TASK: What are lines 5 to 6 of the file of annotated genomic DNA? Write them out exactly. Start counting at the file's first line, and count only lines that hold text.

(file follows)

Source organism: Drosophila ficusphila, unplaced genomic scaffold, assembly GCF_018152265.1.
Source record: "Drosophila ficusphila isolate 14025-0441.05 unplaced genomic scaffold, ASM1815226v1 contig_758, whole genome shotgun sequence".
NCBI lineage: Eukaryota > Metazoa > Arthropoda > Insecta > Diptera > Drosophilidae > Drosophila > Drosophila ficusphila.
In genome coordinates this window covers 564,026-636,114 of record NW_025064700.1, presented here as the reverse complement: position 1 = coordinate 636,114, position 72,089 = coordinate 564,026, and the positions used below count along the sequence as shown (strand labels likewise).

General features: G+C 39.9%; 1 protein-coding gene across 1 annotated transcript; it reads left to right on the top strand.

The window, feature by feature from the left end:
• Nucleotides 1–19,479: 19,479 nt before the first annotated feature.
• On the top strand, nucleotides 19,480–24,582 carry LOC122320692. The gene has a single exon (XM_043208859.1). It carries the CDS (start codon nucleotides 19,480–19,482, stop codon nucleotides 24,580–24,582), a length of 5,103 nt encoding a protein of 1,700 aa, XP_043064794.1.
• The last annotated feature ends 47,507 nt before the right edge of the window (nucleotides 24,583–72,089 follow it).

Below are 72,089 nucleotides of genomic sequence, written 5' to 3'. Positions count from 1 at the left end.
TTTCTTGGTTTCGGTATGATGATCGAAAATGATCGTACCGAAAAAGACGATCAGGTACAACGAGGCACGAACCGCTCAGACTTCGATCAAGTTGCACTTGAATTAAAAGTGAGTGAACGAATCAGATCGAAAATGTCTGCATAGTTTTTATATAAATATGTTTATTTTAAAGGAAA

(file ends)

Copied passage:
General features: G+C 39.9%; 1 protein-coding gene across 1 annotated transcript; it reads left to right on the top strand.

The window, feature by feature from the left end: